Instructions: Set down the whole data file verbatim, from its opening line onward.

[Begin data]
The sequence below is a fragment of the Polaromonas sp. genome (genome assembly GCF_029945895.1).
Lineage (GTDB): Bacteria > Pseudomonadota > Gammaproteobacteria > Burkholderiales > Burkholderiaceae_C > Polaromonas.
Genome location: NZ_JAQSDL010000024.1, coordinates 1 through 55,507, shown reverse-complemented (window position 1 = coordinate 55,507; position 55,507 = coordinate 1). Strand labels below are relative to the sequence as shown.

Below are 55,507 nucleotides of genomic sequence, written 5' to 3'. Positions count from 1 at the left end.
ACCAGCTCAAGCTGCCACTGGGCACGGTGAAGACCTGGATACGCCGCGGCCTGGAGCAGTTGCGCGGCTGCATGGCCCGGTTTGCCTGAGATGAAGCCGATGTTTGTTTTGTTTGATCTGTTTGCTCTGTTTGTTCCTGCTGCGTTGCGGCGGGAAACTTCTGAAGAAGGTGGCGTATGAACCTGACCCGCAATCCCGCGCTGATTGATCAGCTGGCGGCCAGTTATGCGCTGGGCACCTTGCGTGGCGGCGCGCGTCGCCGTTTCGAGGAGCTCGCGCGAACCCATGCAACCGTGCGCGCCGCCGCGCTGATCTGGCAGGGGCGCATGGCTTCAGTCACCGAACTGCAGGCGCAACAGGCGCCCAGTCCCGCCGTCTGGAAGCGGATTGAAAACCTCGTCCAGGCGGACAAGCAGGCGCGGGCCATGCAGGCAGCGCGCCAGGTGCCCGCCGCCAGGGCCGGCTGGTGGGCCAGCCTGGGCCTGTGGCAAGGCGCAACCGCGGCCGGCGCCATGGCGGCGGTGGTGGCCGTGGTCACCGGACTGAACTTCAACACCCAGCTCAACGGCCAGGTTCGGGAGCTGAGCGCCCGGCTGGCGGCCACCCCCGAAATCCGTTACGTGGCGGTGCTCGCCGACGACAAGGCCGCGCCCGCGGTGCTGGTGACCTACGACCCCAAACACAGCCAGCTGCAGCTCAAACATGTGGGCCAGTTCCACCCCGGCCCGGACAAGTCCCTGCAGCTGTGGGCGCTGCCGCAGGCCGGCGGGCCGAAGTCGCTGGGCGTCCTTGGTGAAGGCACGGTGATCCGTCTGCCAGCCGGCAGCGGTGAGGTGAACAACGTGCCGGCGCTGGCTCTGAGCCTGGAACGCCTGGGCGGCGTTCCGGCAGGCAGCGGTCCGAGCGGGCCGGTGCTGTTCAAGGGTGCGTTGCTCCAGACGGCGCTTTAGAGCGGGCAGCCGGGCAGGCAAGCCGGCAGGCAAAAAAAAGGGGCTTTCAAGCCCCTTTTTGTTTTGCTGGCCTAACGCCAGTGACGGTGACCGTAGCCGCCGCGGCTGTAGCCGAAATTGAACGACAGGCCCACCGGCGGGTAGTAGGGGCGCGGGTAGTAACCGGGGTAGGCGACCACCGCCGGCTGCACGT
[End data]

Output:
The sequence below is a fragment of the Polaromonas sp. genome (genome assembly GCF_029945895.1).
Lineage (GTDB): Bacteria > Pseudomonadota > Gammaproteobacteria > Burkholderiales > Burkholderiaceae_C > Polaromonas.
Genome location: NZ_JAQSDL010000024.1, coordinates 1 through 55,507, shown reverse-complemented (window position 1 = coordinate 55,507; position 55,507 = coordinate 1). Strand labels below are relative to the sequence as shown.

Below are 55,507 nucleotides of genomic sequence, written 5' to 3'. Positions count from 1 at the left end.
ACCAGCTCAAGCTGCCACTGGGCACGGTGAAGACCTGGATACGCCGCGGCCTGGAGCAGTTGCGCGGCTGCATGGCCCGGTTTGCCTGAGATGAAGCCGATGTTTGTTTTGTTTGATCTGTTTGCTCTGTTTGTTCCTGCTGCGTTGCGGCGGGAAACTTCTGAAGAAGGTGGCGTATGAACCTGACCCGCAATCCCGCGCTGATTGATCAGCTGGCGGCCAGTTATGCGCTGGGCACCTTGCGTGGCGGCGCGCGTCGCCGTTTCGAGGAGCTCGCGCGAACCCATGCAACCGTGCGCGCCGCCGCGCTGATCTGGCAGGGGCGCATGGCTTCAGTCACCGAACTGCAGGCGCAACAGGCGCCCAGTCCCGCCGTCTGGAAGCGGATTGAAAACCTCGTCCAGGCGGACAAGCAGGCGCGGGCCATGCAGGCAGCGCGCCAGGTGCCCGCCGCCAGGGCCGGCTGGTGGGCCAGCCTGGGCCTGTGGCAAGGCGCAACCGCGGCCGGCGCCATGGCGGCGGTGGTGGCCGTGGTCACCGGACTGAACTTCAACACCCAGCTCAACGGCCAGGTTCGGGAGCTGAGCGCCCGGCTGGCGGCCACCCCCGAAATCCGTTACGTGGCGGTGCTCGCCGACGACAAGGCCGCGCCCGCGGTGCTGGTGACCTACGACCCCAAACACAGCCAGCTGCAGCTCAAACATGTGGGCCAGTTCCACCCCGGCCCGGACAAGTCCCTGCAGCTGTGGGCGCTGCCGCAGGCCGGCGGGCCGAAGTCGCTGGGCGTCCTTGGTGAAGGCACGGTGATCCGTCTGCCAGCCGGCAGCGGTGAGGTGAACAACGTGCCGGCGCTGGCTCTGAGCCTGGAACGCCTGGGCGGCGTTCCGGCAGGCAGCGGTCCGAGCGGGCCGGTGCTGTTCAAGGGTGCGTTGCTCCAGACGGCGCTTTAGAGCGGGCAGCCGGGCAGGCAAGCCGGCAGGCAAAAAAAAGGGGCTTTCAAGCCCCTTTTTGTTTTGCTGGCCTAACGCCAGTGACGGTGACCGTAGCCGCCGCGGCTGTAGCCGAAATTGAACGACAGGCCCACCGGCGGGTAGTAGGGGCGCGGGTAGTAACCGGGGTAGGCGACCACCGCCGGCTGCACGT